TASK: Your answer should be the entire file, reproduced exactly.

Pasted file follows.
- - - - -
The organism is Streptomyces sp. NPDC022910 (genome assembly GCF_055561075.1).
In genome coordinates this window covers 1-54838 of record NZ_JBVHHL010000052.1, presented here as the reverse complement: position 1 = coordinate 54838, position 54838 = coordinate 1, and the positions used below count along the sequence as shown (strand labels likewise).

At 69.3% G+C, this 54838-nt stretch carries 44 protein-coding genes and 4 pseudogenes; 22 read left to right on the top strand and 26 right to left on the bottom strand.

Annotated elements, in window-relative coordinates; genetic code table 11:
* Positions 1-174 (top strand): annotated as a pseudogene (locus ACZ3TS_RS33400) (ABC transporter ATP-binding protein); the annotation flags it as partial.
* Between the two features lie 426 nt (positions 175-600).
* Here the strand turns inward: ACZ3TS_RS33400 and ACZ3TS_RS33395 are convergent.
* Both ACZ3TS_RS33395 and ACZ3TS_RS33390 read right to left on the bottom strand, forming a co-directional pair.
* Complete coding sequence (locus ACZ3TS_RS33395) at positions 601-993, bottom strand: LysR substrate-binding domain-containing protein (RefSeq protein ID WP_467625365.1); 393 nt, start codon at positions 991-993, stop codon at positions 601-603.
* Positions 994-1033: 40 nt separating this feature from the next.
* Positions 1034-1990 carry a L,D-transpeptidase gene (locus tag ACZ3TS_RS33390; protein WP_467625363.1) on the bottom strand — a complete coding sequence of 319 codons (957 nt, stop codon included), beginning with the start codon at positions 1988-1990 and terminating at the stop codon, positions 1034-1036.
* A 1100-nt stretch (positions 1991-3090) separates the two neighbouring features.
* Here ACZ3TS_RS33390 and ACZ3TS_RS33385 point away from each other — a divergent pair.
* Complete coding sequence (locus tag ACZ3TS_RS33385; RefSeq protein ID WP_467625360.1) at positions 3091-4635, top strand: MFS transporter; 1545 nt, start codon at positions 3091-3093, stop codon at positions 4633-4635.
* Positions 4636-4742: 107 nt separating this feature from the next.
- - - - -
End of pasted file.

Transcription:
The organism is Streptomyces sp. NPDC022910 (genome assembly GCF_055561075.1).
In genome coordinates this window covers 1-54838 of record NZ_JBVHHL010000052.1, presented here as the reverse complement: position 1 = coordinate 54838, position 54838 = coordinate 1, and the positions used below count along the sequence as shown (strand labels likewise).

At 69.3% G+C, this 54838-nt stretch carries 44 protein-coding genes and 4 pseudogenes; 22 read left to right on the top strand and 26 right to left on the bottom strand.

Annotated elements, in window-relative coordinates; genetic code table 11:
* Positions 1-174 (top strand): annotated as a pseudogene (locus ACZ3TS_RS33400) (ABC transporter ATP-binding protein); the annotation flags it as partial.
* Between the two features lie 426 nt (positions 175-600).
* Here the strand turns inward: ACZ3TS_RS33400 and ACZ3TS_RS33395 are convergent.
* Both ACZ3TS_RS33395 and ACZ3TS_RS33390 read right to left on the bottom strand, forming a co-directional pair.
* Complete coding sequence (locus ACZ3TS_RS33395) at positions 601-993, bottom strand: LysR substrate-binding domain-containing protein (RefSeq protein ID WP_467625365.1); 393 nt, start codon at positions 991-993, stop codon at positions 601-603.
* Positions 994-1033: 40 nt separating this feature from the next.
* Positions 1034-1990 carry a L,D-transpeptidase gene (locus tag ACZ3TS_RS33390; protein WP_467625363.1) on the bottom strand — a complete coding sequence of 319 codons (957 nt, stop codon included), beginning with the start codon at positions 1988-1990 and terminating at the stop codon, positions 1034-1036.
* A 1100-nt stretch (positions 1991-3090) separates the two neighbouring features.
* Here ACZ3TS_RS33390 and ACZ3TS_RS33385 point away from each other — a divergent pair.
* Complete coding sequence (locus tag ACZ3TS_RS33385; RefSeq protein ID WP_467625360.1) at positions 3091-4635, top strand: MFS transporter; 1545 nt, start codon at positions 3091-3093, stop codon at positions 4633-4635.
* Positions 4636-4742: 107 nt separating this feature from the next.